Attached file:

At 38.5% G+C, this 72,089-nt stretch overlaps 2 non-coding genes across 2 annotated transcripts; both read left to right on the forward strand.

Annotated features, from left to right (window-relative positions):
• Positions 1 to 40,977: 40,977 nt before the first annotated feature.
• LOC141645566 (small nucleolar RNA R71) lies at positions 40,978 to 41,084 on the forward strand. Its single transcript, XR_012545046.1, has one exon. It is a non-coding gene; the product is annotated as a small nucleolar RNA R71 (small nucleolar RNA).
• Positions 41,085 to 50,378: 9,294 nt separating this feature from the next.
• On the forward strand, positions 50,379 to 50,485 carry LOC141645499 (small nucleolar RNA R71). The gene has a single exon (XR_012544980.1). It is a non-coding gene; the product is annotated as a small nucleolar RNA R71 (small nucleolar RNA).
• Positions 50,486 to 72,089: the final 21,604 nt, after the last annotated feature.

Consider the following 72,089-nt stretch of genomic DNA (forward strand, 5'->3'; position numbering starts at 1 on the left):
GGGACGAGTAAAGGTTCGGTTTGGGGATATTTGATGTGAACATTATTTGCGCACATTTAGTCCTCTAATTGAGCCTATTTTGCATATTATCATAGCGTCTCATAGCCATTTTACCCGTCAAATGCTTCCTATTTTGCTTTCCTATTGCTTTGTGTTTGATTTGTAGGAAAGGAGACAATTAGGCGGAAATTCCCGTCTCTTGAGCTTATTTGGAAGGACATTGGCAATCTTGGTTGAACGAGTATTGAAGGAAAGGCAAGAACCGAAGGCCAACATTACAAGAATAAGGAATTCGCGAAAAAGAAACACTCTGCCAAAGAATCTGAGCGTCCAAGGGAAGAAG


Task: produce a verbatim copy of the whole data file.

At 38.5% G+C, this 72,089-nt stretch overlaps 2 non-coding genes across 2 annotated transcripts; both read left to right on the forward strand.

Annotated features, from left to right (window-relative positions):
• Positions 1 to 40,977: 40,977 nt before the first annotated feature.
• LOC141645566 (small nucleolar RNA R71) lies at positions 40,978 to 41,084 on the forward strand. Its single transcript, XR_012545046.1, has one exon. It is a non-coding gene; the product is annotated as a small nucleolar RNA R71 (small nucleolar RNA).
• Positions 41,085 to 50,378: 9,294 nt separating this feature from the next.
• On the forward strand, positions 50,379 to 50,485 carry LOC141645499 (small nucleolar RNA R71). The gene has a single exon (XR_012544980.1). It is a non-coding gene; the product is annotated as a small nucleolar RNA R71 (small nucleolar RNA).
• Positions 50,486 to 72,089: the final 21,604 nt, after the last annotated feature.

Consider the following 72,089-nt stretch of genomic DNA (forward strand, 5'->3'; position numbering starts at 1 on the left):
GGGACGAGTAAAGGTTCGGTTTGGGGATATTTGATGTGAACATTATTTGCGCACATTTAGTCCTCTAATTGAGCCTATTTTGCATATTATCATAGCGTCTCATAGCCATTTTACCCGTCAAATGCTTCCTATTTTGCTTTCCTATTGCTTTGTGTTTGATTTGTAGGAAAGGAGACAATTAGGCGGAAATTCCCGTCTCTTGAGCTTATTTGGAAGGACATTGGCAATCTTGGTTGAACGAGTATTGAAGGAAAGGCAAGAACCGAAGGCCAACATTACAAGAATAAGGAATTCGCGAAAAAGAAACACTCTGCCAAAGAATCTGAGCGTCCAAGGGAAGAAG